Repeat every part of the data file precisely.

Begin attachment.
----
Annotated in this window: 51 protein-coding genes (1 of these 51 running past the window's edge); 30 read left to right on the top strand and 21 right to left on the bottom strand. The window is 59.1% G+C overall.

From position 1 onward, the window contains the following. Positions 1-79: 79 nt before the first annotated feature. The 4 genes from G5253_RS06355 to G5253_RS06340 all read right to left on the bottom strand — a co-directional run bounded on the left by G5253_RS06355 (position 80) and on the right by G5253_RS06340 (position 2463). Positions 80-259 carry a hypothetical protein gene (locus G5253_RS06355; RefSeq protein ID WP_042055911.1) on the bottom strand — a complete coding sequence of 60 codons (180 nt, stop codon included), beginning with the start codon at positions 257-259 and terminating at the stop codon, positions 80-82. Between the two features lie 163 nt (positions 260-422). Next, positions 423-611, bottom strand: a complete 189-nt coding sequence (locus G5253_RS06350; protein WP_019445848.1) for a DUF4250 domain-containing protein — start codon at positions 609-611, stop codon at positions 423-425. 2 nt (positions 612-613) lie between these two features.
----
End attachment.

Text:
Annotated in this window: 51 protein-coding genes (1 of these 51 running past the window's edge); 30 read left to right on the top strand and 21 right to left on the bottom strand. The window is 59.1% G+C overall.

From position 1 onward, the window contains the following. Positions 1-79: 79 nt before the first annotated feature. The 4 genes from G5253_RS06355 to G5253_RS06340 all read right to left on the bottom strand — a co-directional run bounded on the left by G5253_RS06355 (position 80) and on the right by G5253_RS06340 (position 2463). Positions 80-259 carry a hypothetical protein gene (locus G5253_RS06355; RefSeq protein ID WP_042055911.1) on the bottom strand — a complete coding sequence of 60 codons (180 nt, stop codon included), beginning with the start codon at positions 257-259 and terminating at the stop codon, positions 80-82. Between the two features lie 163 nt (positions 260-422). Next, positions 423-611, bottom strand: a complete 189-nt coding sequence (locus G5253_RS06350; protein WP_019445848.1) for a DUF4250 domain-containing protein — start codon at positions 609-611, stop codon at positions 423-425. 2 nt (positions 612-613) lie between these two features.